The container startup order mentioned in my post here is because some hadoop daemons require other daemons to be up before they will start. The image that really dictates the start order is the datanode. That image will launch a datanode and a yarn node manager. The datanode will try to communicate with the namenode, and the node manager will try to communicate with the resource manager. When either the datanode or the node manager are unable to communicate with their respective dependencies, they exit instead of retrying. That could possibly be mitigate but configuring supervisord to restart the daemon if it exits, and you could still end up in a race condition to get the containers started.
So why the specific hostnames in DNS? That has more to do with how hadoop is configured inside the images. If you look at the docker hadoop configuration files provided by Scott Collier they use hostnames instead of localhost or static IP addresses for what hosts are running important components. This is namely the namenode and the resource manager.
In the core-site.xml you can see where the namenode is defined:
<property> <name>fs.default.name</name> <value>hdfs://namenode:8020</value> </property>
which is what imposes the requirement for the hostname of the namenode. In the yarn-site.xml you’ll find this:
<property> <name>yarn.resourcemanager.hostname</name> <value>resourcemgr</value> </property>
And that imposes the hostname of the resource manager. The hostnames for any datanodes aren’t imposed by anything in the configuration. I use datanode# for simplicity, but they could be anything so long as you use a hostname on container startup that you have setup in dnsmasq.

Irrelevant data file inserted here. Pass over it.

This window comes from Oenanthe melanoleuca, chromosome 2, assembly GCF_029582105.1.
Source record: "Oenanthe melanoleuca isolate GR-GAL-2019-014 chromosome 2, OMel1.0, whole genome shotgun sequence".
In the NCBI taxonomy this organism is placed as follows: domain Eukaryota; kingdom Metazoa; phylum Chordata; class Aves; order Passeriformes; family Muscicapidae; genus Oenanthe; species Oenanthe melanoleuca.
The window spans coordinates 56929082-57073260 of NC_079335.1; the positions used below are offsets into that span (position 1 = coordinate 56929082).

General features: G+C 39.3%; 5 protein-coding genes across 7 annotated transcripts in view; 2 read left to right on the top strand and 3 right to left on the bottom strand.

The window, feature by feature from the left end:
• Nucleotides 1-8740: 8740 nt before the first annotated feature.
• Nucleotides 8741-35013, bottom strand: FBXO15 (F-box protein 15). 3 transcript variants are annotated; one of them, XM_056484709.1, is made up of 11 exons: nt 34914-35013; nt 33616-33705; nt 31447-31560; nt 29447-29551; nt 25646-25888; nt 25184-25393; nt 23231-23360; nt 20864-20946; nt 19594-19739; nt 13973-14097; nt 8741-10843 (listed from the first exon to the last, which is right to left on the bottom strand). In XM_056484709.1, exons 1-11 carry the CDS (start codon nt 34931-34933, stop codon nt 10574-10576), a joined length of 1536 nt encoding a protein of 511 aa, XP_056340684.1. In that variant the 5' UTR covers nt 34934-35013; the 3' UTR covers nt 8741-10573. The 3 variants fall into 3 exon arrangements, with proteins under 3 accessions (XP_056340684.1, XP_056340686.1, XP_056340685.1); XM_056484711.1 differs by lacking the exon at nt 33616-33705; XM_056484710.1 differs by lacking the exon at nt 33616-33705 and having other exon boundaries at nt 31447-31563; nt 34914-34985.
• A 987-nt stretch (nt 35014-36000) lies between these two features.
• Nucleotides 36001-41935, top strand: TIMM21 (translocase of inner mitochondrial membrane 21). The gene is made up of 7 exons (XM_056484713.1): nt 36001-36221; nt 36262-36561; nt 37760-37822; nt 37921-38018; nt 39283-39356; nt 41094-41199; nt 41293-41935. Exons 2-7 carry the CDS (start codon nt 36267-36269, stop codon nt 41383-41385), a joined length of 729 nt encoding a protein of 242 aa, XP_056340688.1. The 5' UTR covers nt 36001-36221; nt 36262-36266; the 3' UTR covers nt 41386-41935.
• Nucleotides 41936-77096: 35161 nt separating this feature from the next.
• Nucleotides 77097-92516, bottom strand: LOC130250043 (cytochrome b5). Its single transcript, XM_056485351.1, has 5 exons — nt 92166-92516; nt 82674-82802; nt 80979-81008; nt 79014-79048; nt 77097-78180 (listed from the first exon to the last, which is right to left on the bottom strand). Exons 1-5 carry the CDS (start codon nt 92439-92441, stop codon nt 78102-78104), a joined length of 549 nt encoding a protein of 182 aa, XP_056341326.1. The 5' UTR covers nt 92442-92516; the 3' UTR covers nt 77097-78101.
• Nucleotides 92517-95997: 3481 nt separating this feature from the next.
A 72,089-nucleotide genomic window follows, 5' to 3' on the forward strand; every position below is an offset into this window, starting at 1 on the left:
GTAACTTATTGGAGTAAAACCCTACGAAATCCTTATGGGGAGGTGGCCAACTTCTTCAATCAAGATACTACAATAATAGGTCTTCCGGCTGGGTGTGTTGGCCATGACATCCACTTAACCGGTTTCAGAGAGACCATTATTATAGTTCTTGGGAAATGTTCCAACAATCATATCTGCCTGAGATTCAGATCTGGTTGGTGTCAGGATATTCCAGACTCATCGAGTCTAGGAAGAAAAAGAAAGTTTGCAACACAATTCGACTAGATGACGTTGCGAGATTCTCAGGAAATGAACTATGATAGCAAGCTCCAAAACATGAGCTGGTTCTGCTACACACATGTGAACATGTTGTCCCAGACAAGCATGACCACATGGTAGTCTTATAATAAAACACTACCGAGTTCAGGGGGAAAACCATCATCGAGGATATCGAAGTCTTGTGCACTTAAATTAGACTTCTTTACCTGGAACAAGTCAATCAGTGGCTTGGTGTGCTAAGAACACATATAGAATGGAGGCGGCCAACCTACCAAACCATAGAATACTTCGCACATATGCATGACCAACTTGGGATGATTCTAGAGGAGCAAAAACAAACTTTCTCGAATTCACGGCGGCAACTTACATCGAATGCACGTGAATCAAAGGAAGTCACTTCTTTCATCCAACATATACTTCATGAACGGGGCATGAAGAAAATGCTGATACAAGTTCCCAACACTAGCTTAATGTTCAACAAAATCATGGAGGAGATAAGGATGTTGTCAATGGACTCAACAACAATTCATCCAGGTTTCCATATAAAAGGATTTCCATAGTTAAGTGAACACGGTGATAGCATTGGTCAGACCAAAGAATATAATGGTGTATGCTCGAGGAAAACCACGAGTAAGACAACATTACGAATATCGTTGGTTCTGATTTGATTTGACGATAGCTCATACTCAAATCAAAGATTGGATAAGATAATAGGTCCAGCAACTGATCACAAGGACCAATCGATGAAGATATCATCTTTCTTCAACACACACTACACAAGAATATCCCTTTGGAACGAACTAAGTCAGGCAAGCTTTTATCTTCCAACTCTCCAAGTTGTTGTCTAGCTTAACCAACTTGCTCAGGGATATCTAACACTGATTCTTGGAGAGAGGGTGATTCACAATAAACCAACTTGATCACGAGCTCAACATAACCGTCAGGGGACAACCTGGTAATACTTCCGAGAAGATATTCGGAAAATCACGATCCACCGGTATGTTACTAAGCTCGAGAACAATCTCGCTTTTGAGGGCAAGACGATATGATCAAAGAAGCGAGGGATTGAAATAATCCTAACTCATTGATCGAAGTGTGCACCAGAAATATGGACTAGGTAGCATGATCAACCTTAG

When I launch the containers, I give them hostnames via the -h option. As an example, the beginning of the line that I used to launch the namenode is:
docker run -d -h namenode ...
Here I am giving the container the hostname namenode. If you want you can modify the configuration files that will be added to the images to use any hostname scheme you like, build the image(s), and then launch then with the appropriate hostname.
I didn’t mention this earlier, but the running containers have their web portals accessible to anything that can contact the host machine. If you browse to port 50070 on the host machine, you’ll see the namenode’s web portal. This is achieved by the port mapping option(s) I used when I started the containers. Using the namenode as an example, the relevant part of the command I used is:
docker run -d ... -p 50070:50070 ...
The -p is doing the port mapping. It is mapping port 50070 on the host machine to port 50070 on the container. This also means no other containers can try to map port 50070 to another container. What this means for the hadoop containers is that I can’t launch 2 datanode images with the same ports mapped on the same host. To get around that, I usually launch the datanodes with this command:
docker run -d -h datanode1 --dns <dns_ip> -p 50075 -p 8042 rrati/hadoop-datanode
What this does is it tells docker to map an ephemeral port on the host machine to 50075 on the container and another ephemeral port on the host machine to 8042 on the container. I discover which ephemeral ports are used by running:
In the output you will see something like:
de33e77a7d73 rrati/hadoop-datanode:latest supervisord -n 6 seconds ago Up 4 seconds 0.0.0.0:62000->50075/tcp, 0.0.0.0:62001->8042/tcp, 45454/tcp, 50010/tcp, 50020/tcp, 50475/tcp, 8010/tcp, 8040/tcp angry_bohr
So to access the datanode web portal I would access port 62000 on the host machine, and to access the node manager web portal I would access port 62001.